5. Remind yourselves who your product(s) are really for. It could be faux pictures and fabricated bios printed and taped up around the room. It could be quotes harvested from customer service. It could be a list of attributes you associate with your average buyer. Whatever you choose, get reminders of your prospective customer ripe in everyone’s mind.

  6. Set up well for a brainstorm. Remind everyone of the golden rule of brainstorming - there are no wrong answers, no bad ideas, and you don’t have to figure out the perfect phrasing for anything. It’s all about getting ideas out loud to the group. Having a whiteboard, papers and pens, or a virtual jam space also doesn’t hurt.

  7. Take a break and let ideas simmer. As important as active effort is on any project, it’s equally vital to know when it’s time to take a break. It could be after your brainstorm, or between your early-stage drafts. Whenever it feels right for your group, make sure to intentionally create space for ideas to settle. With a little room to reflect (or think about something entirely differently), the best ideas usually float to the surface.

  8. Pick someone to pen the first draft. Copy written in real time by committee almost never turns out, so hand your best ideas and the framework for thinking to your team’s most talented writer and let them put that first draft in ink.

  9. Refine, refine, refine. With your broader group of cross-functional stakeholders, this is the time to capture team feedback. And when everyone has differing opinions? Remind yourself that’s actually the goal! Get to know nuanced perspectives, find out what’s informing teammates’ points of view, and maybe ID someone to spearhead discussion and decision making just so the group doesn’t get too bogged down.

  10. Make your final version official. Nothing says legitimate more than approval from the bosses, so send that final draft right to the bigwigs. Remind them when it comes to adoption, their endorsement on the MPF goes a long way.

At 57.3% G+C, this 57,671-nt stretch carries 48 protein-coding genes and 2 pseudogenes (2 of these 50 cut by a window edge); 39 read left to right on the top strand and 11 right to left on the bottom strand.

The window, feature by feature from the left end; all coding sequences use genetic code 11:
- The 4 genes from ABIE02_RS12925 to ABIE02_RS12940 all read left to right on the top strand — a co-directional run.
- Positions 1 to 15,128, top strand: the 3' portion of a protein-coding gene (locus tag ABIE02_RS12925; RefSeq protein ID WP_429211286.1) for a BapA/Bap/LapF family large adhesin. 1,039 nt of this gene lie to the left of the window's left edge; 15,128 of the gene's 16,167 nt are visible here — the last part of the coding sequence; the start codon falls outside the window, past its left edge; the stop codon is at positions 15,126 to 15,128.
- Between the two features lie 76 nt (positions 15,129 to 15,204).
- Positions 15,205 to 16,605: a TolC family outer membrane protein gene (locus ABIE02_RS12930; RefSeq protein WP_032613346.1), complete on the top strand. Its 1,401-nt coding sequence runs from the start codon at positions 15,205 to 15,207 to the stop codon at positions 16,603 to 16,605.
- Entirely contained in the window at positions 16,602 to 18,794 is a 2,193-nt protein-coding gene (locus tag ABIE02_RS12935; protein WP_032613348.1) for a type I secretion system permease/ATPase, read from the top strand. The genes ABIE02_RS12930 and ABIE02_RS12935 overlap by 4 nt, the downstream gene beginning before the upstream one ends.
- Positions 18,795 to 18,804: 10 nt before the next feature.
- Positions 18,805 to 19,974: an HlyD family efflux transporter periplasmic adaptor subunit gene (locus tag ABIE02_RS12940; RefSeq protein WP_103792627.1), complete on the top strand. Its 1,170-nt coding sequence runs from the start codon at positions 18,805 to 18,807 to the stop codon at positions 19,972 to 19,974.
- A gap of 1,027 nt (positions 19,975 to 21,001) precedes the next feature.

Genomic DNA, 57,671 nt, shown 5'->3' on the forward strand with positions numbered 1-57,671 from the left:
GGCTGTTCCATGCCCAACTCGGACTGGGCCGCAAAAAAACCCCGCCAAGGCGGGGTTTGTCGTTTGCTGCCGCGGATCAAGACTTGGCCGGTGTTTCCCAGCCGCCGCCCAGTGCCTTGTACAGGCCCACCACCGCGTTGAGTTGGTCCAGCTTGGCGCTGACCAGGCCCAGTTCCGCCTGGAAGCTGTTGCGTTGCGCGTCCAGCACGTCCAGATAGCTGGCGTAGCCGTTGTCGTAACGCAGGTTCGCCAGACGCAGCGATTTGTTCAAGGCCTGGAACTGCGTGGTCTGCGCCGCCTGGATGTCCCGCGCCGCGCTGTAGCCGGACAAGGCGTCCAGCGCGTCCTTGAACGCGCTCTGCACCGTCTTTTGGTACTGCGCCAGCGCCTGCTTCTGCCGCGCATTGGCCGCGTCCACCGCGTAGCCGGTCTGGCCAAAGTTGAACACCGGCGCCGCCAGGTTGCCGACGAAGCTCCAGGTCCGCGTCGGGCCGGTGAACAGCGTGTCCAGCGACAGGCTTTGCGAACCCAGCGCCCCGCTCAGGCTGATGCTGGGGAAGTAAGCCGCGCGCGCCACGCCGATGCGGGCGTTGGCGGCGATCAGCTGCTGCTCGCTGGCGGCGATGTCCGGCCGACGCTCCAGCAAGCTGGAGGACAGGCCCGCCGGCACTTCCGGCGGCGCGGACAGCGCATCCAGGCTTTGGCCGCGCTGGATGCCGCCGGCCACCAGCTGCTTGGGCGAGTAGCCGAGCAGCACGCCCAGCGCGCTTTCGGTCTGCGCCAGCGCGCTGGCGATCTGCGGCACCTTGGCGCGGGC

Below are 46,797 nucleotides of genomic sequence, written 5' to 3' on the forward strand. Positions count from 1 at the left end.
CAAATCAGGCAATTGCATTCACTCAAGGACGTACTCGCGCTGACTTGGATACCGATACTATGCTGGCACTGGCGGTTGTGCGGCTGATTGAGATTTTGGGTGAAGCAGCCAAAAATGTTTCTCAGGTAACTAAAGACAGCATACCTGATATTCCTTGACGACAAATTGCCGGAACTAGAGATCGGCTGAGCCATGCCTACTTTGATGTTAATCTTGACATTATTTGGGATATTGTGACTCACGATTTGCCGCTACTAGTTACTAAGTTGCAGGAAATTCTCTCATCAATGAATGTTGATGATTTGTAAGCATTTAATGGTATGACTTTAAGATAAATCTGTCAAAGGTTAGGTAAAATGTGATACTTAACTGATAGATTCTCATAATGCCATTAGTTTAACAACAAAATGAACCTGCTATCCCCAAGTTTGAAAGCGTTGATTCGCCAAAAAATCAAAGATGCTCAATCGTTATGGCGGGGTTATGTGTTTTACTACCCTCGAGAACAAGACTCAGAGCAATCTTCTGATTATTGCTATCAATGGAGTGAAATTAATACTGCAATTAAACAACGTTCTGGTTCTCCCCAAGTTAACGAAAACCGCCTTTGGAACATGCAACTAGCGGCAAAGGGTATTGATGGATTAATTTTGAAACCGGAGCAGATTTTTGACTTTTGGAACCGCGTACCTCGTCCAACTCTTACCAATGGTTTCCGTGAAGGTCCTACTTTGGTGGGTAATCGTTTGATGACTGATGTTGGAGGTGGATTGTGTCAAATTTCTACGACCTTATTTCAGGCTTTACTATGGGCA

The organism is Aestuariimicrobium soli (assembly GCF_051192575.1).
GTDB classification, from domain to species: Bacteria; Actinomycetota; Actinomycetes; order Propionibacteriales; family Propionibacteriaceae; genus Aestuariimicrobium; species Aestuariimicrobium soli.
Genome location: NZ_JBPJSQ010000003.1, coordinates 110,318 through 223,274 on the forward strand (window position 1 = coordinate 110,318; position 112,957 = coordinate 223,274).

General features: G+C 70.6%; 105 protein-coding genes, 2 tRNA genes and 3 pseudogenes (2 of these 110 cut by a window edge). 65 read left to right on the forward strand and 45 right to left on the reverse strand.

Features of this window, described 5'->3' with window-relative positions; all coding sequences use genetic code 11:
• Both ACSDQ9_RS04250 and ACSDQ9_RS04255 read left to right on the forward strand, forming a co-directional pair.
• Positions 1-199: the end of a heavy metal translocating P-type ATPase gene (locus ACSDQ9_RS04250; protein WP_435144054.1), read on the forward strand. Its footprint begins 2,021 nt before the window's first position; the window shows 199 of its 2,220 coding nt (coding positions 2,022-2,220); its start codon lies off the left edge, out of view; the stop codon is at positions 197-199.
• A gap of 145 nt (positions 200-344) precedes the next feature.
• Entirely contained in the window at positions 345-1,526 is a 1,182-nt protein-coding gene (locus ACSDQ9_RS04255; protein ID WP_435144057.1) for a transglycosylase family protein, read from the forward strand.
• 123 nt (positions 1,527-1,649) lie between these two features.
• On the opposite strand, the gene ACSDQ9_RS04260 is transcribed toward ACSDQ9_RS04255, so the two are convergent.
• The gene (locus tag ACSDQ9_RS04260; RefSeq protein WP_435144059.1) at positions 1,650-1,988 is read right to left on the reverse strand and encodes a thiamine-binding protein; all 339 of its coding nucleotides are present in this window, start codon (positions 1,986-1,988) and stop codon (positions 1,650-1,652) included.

11. Run a mini internal marketing campaign to get everyone in the company on board. Think announcement emails, humorous memes, and internal contests - anything that rallies the team around a new common goal. You want this MPF to become a living, breathing, functional document that everyone in the organization references often.

  12. Don’t let your MPF gather dust. Link it in easy-to-find places like your internal wiki, the company file drive, new-hire reference sheets, and anywhere your marketing materials, style guides, and sales collateral lives.

  13. Revisit your document often. Take a discerning look at your messaging strategy at least 1-2x a year and any time you have a big product change or company rebrand. The good news is that future iterations are usually far faster and easier to get finalized, especially if you put all the big effort above into v1.


Feeling excited? Fantastic! We’ve got more resources for you if you need them. And hey, if you get stuck along the way or just want to check in with a team who’s done this a lot? We’re just an email away. Good luck!

Sales stuck? It might be your messaging